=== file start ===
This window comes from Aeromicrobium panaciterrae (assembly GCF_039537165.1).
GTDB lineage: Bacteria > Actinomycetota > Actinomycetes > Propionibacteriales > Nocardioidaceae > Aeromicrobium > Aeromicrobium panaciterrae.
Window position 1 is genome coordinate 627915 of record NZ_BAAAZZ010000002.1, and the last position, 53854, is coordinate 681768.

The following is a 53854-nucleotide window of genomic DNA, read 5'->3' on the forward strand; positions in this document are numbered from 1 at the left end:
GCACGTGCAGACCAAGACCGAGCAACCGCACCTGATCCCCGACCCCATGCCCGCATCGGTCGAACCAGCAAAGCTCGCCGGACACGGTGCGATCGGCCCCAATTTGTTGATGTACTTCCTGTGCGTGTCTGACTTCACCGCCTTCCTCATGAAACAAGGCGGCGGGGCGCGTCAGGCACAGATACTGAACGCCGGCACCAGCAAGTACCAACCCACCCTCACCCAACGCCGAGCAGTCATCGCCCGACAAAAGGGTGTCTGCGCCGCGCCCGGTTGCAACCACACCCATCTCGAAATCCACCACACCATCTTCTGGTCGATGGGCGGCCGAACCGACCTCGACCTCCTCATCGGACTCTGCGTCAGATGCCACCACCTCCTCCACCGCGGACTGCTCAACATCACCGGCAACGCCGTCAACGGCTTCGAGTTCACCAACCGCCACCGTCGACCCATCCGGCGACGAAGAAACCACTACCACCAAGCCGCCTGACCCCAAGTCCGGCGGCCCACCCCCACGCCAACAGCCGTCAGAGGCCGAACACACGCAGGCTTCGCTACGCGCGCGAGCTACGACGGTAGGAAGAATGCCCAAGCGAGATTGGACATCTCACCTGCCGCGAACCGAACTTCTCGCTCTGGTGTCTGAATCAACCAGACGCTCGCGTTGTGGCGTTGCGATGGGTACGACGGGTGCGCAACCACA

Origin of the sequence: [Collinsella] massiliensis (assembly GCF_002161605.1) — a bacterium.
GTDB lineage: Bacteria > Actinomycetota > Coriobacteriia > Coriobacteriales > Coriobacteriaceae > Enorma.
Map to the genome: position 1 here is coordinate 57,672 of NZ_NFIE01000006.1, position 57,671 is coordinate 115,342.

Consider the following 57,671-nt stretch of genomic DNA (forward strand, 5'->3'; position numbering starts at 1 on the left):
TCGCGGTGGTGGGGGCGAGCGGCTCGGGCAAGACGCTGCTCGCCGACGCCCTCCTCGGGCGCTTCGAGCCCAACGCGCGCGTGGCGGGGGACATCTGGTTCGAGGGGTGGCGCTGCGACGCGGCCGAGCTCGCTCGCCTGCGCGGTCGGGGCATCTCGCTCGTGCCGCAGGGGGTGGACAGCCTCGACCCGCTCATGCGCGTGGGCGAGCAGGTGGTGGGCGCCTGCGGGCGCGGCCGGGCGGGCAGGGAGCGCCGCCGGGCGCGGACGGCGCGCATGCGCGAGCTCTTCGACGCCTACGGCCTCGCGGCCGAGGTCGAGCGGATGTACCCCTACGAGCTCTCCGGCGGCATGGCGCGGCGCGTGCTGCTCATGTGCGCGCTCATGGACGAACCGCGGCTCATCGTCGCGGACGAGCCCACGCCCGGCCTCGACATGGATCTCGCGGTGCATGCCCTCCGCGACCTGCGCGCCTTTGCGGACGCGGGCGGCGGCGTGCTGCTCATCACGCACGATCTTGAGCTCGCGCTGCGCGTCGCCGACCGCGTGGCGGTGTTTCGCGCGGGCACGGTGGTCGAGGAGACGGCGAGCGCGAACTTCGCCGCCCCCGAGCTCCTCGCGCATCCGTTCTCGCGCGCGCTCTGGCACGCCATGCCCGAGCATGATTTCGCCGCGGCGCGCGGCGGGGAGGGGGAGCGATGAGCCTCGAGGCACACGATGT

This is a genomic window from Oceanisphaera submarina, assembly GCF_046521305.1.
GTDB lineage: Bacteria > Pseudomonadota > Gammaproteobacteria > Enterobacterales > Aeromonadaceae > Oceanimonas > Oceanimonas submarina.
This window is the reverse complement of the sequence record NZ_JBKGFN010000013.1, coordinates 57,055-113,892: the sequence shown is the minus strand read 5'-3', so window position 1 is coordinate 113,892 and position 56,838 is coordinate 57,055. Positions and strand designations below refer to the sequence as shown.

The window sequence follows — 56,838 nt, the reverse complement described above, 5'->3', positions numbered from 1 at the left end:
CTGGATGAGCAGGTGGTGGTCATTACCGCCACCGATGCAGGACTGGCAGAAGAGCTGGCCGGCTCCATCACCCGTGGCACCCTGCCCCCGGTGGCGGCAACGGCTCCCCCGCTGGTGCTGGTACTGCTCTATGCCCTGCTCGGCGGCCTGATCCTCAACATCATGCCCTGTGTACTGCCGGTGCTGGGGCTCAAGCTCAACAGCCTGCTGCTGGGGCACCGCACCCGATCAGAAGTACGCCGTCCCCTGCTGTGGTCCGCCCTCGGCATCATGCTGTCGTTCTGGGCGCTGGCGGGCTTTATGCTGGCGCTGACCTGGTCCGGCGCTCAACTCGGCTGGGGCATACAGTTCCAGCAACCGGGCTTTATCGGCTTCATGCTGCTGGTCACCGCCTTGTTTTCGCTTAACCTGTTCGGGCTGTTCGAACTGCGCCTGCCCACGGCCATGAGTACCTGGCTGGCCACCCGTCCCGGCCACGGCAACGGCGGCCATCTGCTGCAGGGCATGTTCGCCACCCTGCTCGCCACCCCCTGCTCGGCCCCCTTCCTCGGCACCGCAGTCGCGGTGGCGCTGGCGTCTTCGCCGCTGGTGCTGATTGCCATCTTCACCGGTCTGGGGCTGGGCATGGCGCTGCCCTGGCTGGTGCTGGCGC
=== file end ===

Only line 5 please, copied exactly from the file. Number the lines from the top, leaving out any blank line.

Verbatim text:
GCACGTGCAGACCAAGACCGAGCAACCGCACCTGATCCCCGACCCCATGCCCGCATCGGTCGAACCAGCAAAGCTCGCCGGACACGGTGCGATCGGCCCCAATTTGTTGATGTACTTCCTGTGCGTGTCTGACTTCACCGCCTTCCTCATGAAACAAGGCGGCGGGGCGCGTCAGGCACAGATACTGAACGCCGGCACCAGCAAGTACCAACCCACCCTCACCCAACGCCGAGCAGTCATCGCCCGACAAAAGGGTGTCTGCGCCGCGCCCGGTTGCAACCACACCCATCTCGAAATCCACCACACCATCTTCTGGTCGATGGGCGGCCGAACCGACCTCGACCTCCTCATCGGACTCTGCGTCAGATGCCACCACCTCCTCCACCGCGGACTGCTCAACATCACCGGCAACGCCGTCAACGGCTTCGAGTTCACCAACCGCCACCGTCGACCCATCCGGCGACGAAGAAACCACTACCACCAAGCCGCCTGACCCCAAGTCCGGCGGCCCACCCCCACGCCAACAGCCGTCAGAGGCCGAACACACGCAGGCTTCGCTACGCGCGCGAGCTACGACGGTAGGAAGAATGCCCAAGCGAGATTGGACATCTCACCTGCCGCGAACCGAACTTCTCGCTCTGGTGTCTGAATCAACCAGACGCTCGCGTTGTGGCGTTGCGATGGGTACGACGGGTGCGCAACCACA